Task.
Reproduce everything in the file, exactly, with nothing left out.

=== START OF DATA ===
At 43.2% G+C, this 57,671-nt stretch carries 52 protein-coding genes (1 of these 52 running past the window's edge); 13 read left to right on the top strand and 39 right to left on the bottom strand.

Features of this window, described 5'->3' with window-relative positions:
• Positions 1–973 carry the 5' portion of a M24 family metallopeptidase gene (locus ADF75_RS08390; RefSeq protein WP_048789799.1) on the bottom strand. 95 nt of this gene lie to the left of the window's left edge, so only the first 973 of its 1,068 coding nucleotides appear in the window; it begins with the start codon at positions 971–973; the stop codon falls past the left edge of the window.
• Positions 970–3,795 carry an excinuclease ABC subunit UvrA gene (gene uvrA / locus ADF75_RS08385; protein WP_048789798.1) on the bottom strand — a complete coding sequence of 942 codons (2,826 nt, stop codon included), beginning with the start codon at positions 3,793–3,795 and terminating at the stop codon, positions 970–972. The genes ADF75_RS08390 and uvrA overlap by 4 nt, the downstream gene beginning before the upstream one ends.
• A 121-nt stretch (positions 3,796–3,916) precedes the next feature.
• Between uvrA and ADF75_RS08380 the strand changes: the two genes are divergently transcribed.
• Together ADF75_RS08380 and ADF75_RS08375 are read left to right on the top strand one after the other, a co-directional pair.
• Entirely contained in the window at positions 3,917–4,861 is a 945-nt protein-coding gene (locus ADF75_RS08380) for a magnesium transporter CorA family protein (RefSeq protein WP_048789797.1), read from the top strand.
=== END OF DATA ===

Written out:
At 43.2% G+C, this 57,671-nt stretch carries 52 protein-coding genes (1 of these 52 running past the window's edge); 13 read left to right on the top strand and 39 right to left on the bottom strand.

Features of this window, described 5'->3' with window-relative positions:
• Positions 1–973 carry the 5' portion of a M24 family metallopeptidase gene (locus ADF75_RS08390; RefSeq protein WP_048789799.1) on the bottom strand. 95 nt of this gene lie to the left of the window's left edge, so only the first 973 of its 1,068 coding nucleotides appear in the window; it begins with the start codon at positions 971–973; the stop codon falls past the left edge of the window.
• Positions 970–3,795 carry an excinuclease ABC subunit UvrA gene (gene uvrA / locus ADF75_RS08385; protein WP_048789798.1) on the bottom strand — a complete coding sequence of 942 codons (2,826 nt, stop codon included), beginning with the start codon at positions 3,793–3,795 and terminating at the stop codon, positions 970–972. The genes ADF75_RS08390 and uvrA overlap by 4 nt, the downstream gene beginning before the upstream one ends.
• A 121-nt stretch (positions 3,796–3,916) precedes the next feature.
• Between uvrA and ADF75_RS08380 the strand changes: the two genes are divergently transcribed.
• Together ADF75_RS08380 and ADF75_RS08375 are read left to right on the top strand one after the other, a co-directional pair.
• Entirely contained in the window at positions 3,917–4,861 is a 945-nt protein-coding gene (locus ADF75_RS08380) for a magnesium transporter CorA family protein (RefSeq protein WP_048789797.1), read from the top strand.